An engineering study of the year-old Intercounty Connector has concluded that the speed limit on the highway between Gaithersburg and Laurel could be raised from 55 mph to 60 mph so long as an analysis of crash data finds no safety concerns.
The accident review of the $2.5 billion all-electronic toll road is expected to be completed by the end of February, after which time the Maryland Transportation Authority will make a decision.
"We said we wanted to have a year's worth of experience, and we've got that now," said Harold Bartlett, the authority's executive director. "The engineering review was favorable, and now we will look at single-vehicle crashes that could be speed-related."
The highway, designed for speeds of 60 mph, has yet to see a fatal crash, and MdTA Police have recorded just 20 single-vehicle accidents.
Formally known as Route 200, the 18.8-mile ICC is being built in segments. When the last major piece opened in November 2011, motorists and politicians, including Montgomery County Executive Isiah Leggett, began complaining that the speed limit was too low even though it matched the limit on the Capital Beltway and on the Montgomery County portion of Interstate 270.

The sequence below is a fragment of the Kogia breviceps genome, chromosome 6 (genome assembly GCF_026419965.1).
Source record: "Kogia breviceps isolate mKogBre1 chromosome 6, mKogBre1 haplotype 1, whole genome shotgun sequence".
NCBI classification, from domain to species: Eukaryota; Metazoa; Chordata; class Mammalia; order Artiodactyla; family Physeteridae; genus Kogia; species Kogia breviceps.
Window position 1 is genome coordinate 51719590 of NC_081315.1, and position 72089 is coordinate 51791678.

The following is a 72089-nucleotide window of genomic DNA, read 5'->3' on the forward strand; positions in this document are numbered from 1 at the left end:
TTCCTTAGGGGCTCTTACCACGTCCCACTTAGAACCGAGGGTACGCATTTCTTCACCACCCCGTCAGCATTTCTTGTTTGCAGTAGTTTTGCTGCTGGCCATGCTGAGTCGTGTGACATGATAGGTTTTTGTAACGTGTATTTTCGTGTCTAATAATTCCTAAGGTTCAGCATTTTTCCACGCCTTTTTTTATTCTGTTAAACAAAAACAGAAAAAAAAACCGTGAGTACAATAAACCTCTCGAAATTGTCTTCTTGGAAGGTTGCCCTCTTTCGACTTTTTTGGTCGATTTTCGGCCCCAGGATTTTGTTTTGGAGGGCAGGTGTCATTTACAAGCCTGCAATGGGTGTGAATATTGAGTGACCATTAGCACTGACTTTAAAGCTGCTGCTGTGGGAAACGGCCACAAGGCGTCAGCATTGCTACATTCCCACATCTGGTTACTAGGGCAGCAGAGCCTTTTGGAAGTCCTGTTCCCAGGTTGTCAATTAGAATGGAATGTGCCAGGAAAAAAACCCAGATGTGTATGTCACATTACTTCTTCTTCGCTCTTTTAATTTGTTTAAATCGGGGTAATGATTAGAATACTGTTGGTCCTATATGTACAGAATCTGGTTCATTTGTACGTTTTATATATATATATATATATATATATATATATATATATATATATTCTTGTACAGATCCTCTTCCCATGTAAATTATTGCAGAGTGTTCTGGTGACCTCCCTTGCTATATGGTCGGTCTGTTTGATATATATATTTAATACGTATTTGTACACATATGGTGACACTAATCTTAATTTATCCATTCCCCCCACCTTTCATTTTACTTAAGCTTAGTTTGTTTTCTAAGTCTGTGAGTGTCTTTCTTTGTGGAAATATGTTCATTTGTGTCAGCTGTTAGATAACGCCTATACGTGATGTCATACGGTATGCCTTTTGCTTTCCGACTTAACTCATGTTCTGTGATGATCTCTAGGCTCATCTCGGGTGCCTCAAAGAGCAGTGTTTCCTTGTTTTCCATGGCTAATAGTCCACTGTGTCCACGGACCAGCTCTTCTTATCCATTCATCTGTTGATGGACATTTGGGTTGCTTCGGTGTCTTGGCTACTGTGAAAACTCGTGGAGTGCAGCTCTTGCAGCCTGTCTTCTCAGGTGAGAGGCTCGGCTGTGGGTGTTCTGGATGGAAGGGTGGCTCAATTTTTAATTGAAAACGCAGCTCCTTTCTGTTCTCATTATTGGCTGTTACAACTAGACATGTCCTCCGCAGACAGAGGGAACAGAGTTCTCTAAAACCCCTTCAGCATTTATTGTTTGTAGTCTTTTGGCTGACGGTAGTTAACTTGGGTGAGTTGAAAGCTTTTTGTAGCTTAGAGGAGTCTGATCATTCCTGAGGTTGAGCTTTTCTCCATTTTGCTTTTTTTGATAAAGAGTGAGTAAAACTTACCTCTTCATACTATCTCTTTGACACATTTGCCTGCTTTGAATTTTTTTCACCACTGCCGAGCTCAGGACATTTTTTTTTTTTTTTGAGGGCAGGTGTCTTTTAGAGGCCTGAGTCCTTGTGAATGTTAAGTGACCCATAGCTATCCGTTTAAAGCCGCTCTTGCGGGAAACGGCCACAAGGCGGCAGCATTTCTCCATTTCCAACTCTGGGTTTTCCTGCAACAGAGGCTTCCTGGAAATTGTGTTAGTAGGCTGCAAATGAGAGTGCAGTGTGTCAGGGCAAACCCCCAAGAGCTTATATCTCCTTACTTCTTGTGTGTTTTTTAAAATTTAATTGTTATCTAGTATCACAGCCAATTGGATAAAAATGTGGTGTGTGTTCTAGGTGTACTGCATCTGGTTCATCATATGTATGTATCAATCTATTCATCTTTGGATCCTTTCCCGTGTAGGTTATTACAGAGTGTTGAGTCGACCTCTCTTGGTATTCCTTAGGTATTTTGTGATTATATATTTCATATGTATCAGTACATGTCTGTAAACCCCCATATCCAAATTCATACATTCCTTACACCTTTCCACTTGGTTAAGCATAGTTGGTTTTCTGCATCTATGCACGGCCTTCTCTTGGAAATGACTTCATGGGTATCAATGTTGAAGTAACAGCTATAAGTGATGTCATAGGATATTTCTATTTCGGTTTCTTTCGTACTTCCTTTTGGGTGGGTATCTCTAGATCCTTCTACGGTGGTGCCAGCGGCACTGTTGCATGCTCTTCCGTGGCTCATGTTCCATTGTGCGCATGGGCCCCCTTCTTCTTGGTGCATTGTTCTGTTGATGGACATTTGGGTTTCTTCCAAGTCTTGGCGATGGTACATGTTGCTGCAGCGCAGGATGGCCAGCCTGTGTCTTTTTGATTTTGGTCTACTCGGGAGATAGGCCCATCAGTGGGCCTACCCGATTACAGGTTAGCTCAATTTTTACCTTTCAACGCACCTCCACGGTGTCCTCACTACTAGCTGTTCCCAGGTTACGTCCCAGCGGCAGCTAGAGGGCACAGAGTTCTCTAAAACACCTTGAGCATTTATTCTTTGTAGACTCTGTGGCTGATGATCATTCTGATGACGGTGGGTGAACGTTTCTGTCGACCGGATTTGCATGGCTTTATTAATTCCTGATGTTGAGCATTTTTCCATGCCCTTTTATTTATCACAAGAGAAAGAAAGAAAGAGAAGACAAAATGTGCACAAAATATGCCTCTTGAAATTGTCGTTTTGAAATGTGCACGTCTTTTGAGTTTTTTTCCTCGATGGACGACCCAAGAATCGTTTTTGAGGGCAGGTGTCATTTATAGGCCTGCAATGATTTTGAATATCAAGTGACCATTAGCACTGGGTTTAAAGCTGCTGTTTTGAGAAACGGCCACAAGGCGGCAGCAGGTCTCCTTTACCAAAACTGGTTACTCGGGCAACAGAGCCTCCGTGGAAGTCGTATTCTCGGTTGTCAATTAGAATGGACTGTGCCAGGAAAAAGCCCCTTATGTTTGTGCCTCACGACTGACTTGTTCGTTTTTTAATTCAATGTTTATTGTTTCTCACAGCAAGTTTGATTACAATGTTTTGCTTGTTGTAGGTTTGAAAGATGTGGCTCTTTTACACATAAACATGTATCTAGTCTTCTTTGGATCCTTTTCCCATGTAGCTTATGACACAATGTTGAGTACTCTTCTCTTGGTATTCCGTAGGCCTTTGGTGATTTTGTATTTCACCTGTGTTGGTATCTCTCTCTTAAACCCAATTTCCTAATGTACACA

Bartlett said raising the speed limit from 55 mph to 60 mph would shave just 90 seconds from an end-to-end trip. He cautioned that before the agency could raise the speed, a number of modifications might be needed, such as marking curves and modifying grading.
"Even assuming a favorable decision, we may not be able to push a button and make it happen right away," he said.
This month, Montgomery County Council member Phil Andrews called on the authority to cut tolls in half to encourage more traffic. Authority officials said the ICC was built for traffic volume in 2030 and is meeting revenue and traffic projections.
The final one-mile section from Interstate 95 to U.S. 1 is scheduled to open late next year or early 2014.Copyright © 2015, The Baltimore Sun